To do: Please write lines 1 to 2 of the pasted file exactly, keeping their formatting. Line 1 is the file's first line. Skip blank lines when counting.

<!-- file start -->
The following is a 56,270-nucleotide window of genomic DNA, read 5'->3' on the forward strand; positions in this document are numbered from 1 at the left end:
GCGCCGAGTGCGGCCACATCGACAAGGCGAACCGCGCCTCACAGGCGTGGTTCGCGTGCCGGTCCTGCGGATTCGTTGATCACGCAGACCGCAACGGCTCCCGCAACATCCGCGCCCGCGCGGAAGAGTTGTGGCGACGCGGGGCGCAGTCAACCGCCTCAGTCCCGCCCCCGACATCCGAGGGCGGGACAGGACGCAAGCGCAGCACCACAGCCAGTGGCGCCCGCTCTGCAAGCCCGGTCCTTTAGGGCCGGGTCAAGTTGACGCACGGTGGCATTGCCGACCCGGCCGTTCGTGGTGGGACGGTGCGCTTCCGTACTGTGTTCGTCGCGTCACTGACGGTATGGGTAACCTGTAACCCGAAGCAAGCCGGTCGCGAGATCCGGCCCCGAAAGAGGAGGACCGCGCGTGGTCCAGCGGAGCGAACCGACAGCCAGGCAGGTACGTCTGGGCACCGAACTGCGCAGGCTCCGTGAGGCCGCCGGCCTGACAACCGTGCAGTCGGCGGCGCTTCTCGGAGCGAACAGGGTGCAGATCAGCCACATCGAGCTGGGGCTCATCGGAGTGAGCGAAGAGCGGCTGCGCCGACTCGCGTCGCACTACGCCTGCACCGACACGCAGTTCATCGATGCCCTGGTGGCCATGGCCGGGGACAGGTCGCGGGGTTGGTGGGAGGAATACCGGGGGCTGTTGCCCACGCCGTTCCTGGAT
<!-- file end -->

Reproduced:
The following is a 56,270-nucleotide window of genomic DNA, read 5'->3' on the forward strand; positions in this document are numbered from 1 at the left end:
GCGCCGAGTGCGGCCACATCGACAAGGCGAACCGCGCCTCACAGGCGTGGTTCGCGTGCCGGTCCTGCGGATTCGTTGATCACGCAGACCGCAACGGCTCCCGCAACATCCGCGCCCGCGCGGAAGAGTTGTGGCGACGCGGGGCGCAGTCAACCGCCTCAGTCCCGCCCCCGACATCCGAGGGCGGGACAGGACGCAAGCGCAGCACCACAGCCAGTGGCGCCCGCTCTGCAAGCCCGGTCCTTTAGGGCCGGGTCAAGTTGACGCACGGTGGCATTGCCGACCCGGCCGTTCGTGGTGGGACGGTGCGCTTCCGTACTGTGTTCGTCGCGTCACTGACGGTATGGGTAACCTGTAACCCGAAGCAAGCCGGTCGCGAGATCCGGCCCCGAAAGAGGAGGACCGCGCGTGGTCCAGCGGAGCGAACCGACAGCCAGGCAGGTACGTCTGGGCACCGAACTGCGCAGGCTCCGTGAGGCCGCCGGCCTGACAACCGTGCAGTCGGCGGCGCTTCTCGGAGCGAACAGGGTGCAGATCAGCCACATCGAGCTGGGGCTCATCGGAGTGAGCGAAGAGCGGCTGCGCCGACTCGCGTCGCACTACGCCTGCACCGACACGCAGTTCATCGATGCCCTGGTGGCCATGGCCGGGGACAGGTCGCGGGGTTGGTGGGAGGAATACCGGGGGCTGTTGCCCACGCCGTTCCTGGAT